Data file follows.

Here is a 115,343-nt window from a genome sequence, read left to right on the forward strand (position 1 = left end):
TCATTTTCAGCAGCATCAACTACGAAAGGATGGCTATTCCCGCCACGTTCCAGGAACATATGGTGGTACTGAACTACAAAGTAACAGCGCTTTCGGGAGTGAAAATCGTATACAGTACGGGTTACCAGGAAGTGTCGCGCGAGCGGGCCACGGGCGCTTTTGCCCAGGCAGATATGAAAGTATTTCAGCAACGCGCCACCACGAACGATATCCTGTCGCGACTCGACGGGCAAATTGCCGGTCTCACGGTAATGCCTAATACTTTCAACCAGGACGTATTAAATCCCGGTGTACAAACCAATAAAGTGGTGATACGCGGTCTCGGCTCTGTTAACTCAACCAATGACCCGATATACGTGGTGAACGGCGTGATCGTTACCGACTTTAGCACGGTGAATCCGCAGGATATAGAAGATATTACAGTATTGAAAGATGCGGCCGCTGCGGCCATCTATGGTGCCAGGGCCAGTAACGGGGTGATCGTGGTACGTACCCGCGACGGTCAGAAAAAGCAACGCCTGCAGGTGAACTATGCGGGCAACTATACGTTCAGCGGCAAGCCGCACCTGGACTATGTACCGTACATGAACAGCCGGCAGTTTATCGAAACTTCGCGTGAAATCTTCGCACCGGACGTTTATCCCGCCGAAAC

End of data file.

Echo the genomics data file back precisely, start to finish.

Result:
Here is a 115,343-nt window from a genome sequence, read left to right on the forward strand (position 1 = left end):
TCATTTTCAGCAGCATCAACTACGAAAGGATGGCTATTCCCGCCACGTTCCAGGAACATATGGTGGTACTGAACTACAAAGTAACAGCGCTTTCGGGAGTGAAAATCGTATACAGTACGGGTTACCAGGAAGTGTCGCGCGAGCGGGCCACGGGCGCTTTTGCCCAGGCAGATATGAAAGTATTTCAGCAACGCGCCACCACGAACGATATCCTGTCGCGACTCGACGGGCAAATTGCCGGTCTCACGGTAATGCCTAATACTTTCAACCAGGACGTATTAAATCCCGGTGTACAAACCAATAAAGTGGTGATACGCGGTCTCGGCTCTGTTAACTCAACCAATGACCCGATATACGTGGTGAACGGCGTGATCGTTACCGACTTTAGCACGGTGAATCCGCAGGATATAGAAGATATTACAGTATTGAAAGATGCGGCCGCTGCGGCCATCTATGGTGCCAGGGCCAGTAACGGGGTGATCGTGGTACGTACCCGCGACGGTCAGAAAAAGCAACGCCTGCAGGTGAACTATGCGGGCAACTATACGTTCAGCGGCAAGCCGCACCTGGACTATGTACCGTACATGAACAGCCGGCAGTTTATCGAAACTTCGCGTGAAATCTTCGCACCGGACGTTTATCCCGCCGAAAC